Ranil sworn in as acting president; Rajapaksa brothers barred from leaving Sri Lanka


Ranil Wickremesinghe takes oath as the interim president in Colombo on Friday. AP

Sri Lanka’s parliament accepted the resignation of President Gotabaya Rajapaksa on Friday after he fled the country, paving the way for lawmakers to start repairing the island’s shattered politics and resume efforts to ease its economic crisis.

After suffering from crippling shortages of petrol and diesel and runaway prices of basic items like vegetables and bread for months under the rule of Rajapaksa and his brothers, Sri Lankans are now waiting for lawmakers to elect a new president on July 20.

Until then, Prime Minister Ranil Wickremesinghe will be the interim president although protesters want him gone too. His private residence was set ablaze by demonstrators last weekend and his office stormed this week.


Nevertheless, the ruling Sri Lanka Podujana Peramuna (SLPP) party on Friday nominated Wickremesinghe to take up the top job full-time.

“Ranil Wickremesinghe is not the change we have fought so hard for,” said Wimal Jayasuriya, 43, a martial arts specialist who is on a hunger strike opposite the prime minister’s official residence that was also sacked by protesters.

“We will not allow him to be president. The SLPP parliamentarians should stand with the people and not allow Ranil Wickremesinghe to become president.”

The speaker of parliament, Mahinda Yapa Abeywardena, said lawmakers would “constitutionally appoint a new president.” “It will happen quickly and successfully. I request everyone to support this process,” said Abeywardena, who received Rajapaksa’s resignation the previous night.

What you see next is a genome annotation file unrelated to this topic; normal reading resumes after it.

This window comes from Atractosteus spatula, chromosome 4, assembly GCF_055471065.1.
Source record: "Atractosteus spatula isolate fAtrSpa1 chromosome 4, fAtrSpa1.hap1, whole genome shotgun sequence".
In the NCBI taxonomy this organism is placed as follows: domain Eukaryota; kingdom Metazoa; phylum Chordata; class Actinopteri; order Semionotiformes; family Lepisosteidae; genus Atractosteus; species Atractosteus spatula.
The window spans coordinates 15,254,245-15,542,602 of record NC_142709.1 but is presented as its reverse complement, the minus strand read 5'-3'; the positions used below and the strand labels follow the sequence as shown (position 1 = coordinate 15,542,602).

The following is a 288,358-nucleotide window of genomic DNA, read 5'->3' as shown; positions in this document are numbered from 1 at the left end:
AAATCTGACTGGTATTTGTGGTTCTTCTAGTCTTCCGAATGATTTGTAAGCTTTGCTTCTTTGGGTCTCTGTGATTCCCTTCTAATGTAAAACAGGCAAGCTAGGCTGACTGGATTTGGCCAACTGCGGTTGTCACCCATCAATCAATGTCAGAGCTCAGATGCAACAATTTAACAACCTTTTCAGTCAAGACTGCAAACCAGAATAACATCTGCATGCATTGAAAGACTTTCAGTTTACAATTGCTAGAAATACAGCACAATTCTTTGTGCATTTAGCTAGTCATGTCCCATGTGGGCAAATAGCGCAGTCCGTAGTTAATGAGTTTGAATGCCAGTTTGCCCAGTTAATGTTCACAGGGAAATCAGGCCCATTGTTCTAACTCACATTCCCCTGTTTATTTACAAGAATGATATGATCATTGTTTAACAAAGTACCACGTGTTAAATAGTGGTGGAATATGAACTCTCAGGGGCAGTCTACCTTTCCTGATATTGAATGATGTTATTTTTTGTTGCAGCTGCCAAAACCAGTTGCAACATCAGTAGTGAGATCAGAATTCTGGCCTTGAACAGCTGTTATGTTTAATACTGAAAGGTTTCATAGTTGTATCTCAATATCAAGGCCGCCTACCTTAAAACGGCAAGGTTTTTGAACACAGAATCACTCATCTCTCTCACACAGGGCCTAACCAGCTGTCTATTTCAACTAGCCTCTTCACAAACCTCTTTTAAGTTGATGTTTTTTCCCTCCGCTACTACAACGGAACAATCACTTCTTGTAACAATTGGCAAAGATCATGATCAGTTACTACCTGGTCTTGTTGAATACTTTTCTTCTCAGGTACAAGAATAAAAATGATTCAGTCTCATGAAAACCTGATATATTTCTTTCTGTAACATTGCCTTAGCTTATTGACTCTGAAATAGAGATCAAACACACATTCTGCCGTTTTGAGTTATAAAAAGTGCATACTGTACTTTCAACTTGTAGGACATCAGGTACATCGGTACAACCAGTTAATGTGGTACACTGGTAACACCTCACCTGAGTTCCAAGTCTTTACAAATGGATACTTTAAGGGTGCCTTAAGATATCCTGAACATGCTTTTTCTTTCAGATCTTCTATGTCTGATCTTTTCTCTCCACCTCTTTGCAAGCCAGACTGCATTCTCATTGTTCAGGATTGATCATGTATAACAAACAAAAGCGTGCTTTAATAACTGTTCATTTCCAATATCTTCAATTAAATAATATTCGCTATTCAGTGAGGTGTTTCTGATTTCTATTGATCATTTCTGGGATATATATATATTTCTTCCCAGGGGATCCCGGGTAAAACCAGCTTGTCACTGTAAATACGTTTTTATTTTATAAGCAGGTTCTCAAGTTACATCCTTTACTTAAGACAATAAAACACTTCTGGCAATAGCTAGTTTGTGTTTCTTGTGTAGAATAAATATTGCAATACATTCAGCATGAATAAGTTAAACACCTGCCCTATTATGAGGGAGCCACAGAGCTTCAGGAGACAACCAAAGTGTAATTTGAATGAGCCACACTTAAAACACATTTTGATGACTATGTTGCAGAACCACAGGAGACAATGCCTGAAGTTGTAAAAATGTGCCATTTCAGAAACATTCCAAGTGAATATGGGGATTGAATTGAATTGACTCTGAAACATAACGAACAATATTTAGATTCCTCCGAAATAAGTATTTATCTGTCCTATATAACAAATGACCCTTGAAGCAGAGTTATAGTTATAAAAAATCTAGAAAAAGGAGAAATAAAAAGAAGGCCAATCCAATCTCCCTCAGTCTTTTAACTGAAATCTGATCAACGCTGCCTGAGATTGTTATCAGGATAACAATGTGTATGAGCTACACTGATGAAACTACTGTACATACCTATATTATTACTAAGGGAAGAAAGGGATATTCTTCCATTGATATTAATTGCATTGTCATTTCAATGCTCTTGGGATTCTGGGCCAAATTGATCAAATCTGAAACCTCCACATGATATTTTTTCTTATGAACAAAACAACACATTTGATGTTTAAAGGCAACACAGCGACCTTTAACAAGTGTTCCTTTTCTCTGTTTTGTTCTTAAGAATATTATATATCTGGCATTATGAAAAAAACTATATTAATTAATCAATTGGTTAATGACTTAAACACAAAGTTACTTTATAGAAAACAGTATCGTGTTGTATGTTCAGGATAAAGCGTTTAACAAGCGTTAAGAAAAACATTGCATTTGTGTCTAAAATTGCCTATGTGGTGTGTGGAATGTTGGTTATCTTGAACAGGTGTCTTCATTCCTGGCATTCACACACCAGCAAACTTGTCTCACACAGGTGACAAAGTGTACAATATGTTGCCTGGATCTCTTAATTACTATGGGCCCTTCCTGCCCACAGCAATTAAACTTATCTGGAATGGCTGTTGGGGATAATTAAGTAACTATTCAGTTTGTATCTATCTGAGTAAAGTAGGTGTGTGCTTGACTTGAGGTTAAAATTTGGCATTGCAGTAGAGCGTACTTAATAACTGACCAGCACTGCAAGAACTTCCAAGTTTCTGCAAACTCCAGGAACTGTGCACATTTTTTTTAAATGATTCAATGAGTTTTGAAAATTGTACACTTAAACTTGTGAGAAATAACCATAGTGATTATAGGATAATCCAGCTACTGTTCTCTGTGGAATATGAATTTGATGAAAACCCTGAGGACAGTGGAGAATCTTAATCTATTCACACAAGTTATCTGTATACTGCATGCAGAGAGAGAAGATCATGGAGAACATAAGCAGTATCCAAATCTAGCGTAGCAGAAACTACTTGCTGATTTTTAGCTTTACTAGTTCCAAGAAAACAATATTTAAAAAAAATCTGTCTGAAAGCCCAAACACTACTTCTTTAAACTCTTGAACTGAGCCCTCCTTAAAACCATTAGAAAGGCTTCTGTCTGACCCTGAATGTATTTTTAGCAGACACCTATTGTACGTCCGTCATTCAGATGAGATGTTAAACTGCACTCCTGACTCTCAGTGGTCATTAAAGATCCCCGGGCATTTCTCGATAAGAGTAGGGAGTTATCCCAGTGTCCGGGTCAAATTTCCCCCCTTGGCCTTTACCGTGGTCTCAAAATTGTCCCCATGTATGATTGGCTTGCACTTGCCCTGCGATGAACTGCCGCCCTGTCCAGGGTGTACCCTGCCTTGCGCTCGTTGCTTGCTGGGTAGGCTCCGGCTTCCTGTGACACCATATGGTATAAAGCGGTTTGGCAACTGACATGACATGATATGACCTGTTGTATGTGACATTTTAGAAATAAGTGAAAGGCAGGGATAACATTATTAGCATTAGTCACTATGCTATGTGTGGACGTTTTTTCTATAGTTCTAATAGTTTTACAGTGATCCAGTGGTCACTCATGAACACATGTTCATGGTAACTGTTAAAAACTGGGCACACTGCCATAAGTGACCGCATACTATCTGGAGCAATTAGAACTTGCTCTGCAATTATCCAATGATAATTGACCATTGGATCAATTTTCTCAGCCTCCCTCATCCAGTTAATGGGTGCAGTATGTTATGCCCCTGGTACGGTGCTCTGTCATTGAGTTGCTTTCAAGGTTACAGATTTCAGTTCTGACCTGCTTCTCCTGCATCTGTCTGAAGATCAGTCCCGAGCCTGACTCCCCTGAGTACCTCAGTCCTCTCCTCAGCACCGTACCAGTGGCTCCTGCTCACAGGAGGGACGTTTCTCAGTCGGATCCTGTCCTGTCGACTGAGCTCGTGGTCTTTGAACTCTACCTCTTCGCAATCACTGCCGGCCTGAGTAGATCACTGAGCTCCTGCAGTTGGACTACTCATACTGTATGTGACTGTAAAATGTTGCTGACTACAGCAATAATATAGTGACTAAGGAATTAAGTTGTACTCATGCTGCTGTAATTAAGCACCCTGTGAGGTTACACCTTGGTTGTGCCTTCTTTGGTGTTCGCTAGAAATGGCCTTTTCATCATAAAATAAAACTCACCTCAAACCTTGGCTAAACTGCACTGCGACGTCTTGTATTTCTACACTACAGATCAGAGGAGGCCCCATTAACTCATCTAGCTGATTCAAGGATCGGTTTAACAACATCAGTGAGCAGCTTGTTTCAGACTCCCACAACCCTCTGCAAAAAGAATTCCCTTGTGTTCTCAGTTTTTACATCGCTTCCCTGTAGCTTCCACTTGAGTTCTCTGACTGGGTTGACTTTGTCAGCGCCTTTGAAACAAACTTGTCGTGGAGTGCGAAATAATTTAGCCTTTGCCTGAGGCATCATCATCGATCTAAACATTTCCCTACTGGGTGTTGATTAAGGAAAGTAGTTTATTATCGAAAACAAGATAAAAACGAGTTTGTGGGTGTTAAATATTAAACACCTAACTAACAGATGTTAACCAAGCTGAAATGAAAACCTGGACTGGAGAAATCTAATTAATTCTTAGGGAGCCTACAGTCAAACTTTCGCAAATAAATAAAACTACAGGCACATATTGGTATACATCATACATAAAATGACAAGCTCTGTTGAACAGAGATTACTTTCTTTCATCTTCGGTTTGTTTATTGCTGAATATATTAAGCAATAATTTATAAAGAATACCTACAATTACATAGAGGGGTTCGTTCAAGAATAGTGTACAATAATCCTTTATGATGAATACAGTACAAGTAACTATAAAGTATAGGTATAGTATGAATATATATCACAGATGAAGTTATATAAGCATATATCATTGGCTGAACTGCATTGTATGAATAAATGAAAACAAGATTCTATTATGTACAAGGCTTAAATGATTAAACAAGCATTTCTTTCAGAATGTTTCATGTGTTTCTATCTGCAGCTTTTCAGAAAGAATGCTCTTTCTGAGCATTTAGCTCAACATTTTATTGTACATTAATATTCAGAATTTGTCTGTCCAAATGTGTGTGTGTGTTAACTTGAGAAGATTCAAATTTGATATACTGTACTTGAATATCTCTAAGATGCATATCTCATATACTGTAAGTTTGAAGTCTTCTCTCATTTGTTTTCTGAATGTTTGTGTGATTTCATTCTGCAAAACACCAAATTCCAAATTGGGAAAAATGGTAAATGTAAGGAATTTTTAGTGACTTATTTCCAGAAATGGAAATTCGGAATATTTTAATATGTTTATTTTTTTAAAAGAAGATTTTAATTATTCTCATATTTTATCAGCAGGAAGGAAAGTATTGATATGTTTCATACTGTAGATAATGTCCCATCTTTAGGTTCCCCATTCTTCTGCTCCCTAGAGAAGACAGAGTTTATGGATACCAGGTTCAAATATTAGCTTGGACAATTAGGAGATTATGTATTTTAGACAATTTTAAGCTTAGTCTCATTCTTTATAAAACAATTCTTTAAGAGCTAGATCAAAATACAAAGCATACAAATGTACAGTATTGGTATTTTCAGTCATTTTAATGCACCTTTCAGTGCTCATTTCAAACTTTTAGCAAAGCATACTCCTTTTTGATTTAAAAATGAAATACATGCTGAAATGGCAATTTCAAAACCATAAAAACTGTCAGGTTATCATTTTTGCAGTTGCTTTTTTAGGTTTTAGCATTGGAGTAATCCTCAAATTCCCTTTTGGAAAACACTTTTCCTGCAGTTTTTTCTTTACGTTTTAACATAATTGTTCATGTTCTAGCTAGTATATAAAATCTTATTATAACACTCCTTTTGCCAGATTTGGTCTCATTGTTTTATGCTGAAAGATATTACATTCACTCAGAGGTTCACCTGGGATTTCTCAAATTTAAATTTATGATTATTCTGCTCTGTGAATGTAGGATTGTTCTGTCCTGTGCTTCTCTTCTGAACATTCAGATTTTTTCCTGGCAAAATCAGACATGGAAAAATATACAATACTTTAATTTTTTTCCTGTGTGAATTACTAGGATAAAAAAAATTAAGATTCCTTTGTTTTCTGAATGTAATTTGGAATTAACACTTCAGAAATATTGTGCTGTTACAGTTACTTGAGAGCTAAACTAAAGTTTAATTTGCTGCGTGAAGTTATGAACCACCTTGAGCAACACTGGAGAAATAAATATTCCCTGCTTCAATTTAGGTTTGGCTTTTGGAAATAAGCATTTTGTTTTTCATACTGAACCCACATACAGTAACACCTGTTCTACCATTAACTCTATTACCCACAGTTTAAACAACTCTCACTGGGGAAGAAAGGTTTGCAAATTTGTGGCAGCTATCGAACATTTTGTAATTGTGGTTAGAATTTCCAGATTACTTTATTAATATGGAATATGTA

Rajapaksa landed in Singapore on Thursday, having fled to the Maldives early on Wednesday on a military jet along with his wife and two security guards. Protesters occupied his home and office last weekend after surging past armed guards.

Sri Lanka’s top court on Friday barred two of his brothers, former prime minister Mahinda Rajapaksa and former finance minister Basil Rajapaksa, from leaving the country without permission until July 28, according to anti-corruption group Transparency International Sri Lanka.

The group approached the court seeking “action against persons responsible for the current economic crisis.” A lawyer for the brothers did not respond to calls from Reuters.

“We are so happy today that he resigned and we feel that when we, the people, come together, we can do everything,” said Arunanandan, 34, a school teacher who had been camping at the main protest site opposite the presidential secretariat for the past three months. “We are the real power in this country.”

Sri Lanka is a major tourist destination in the Indian Ocean and well known for its tea industry and garment exports.

Speaker Abeywardena said he hoped to complete the process of selecting a new president within a week. Parliament would reconvene on Saturday and be notified formally of the vacancy at the top, with a vote for a new president set for July 20.

The Bar Association of Sri Lanka, an influential lawyers’ collective, called on parliament to ensure that the election of Rajapaksa’s successor is held without delay.

The opposition’s presidential nominee is Sajith Premadasa, while the potential dark horse is senior lawmaker Dullas Alahapperuma.


After he was sworn in by the chief justice as interim president, Wickremesinghe said he would follow the constitutional process and establish law and order in the South Asian country. He also vowed to start moves to increase parliament’s powers and reduce those of the president, as demanded by protesters.

“This change can be completed by the new president once he is elected by parliament next week,” Wickremesinghe said.


Street protests over Sri Lanka’s economic meltdown simmered for months before boiling over last weekend when hundreds of thousands of people took over government buildings in Colombo, blaming the Rajapaksa family and allies for runaway inflation, shortages of basic goods, and corruption.

Serpentine queues outside fuel pumps have become common, while the government has closed schools and enforced work-from-home for office workers to conserve fuel.

The country of 22 million people has nearly run out of dollars for imports and has defaulted on foreign loans.



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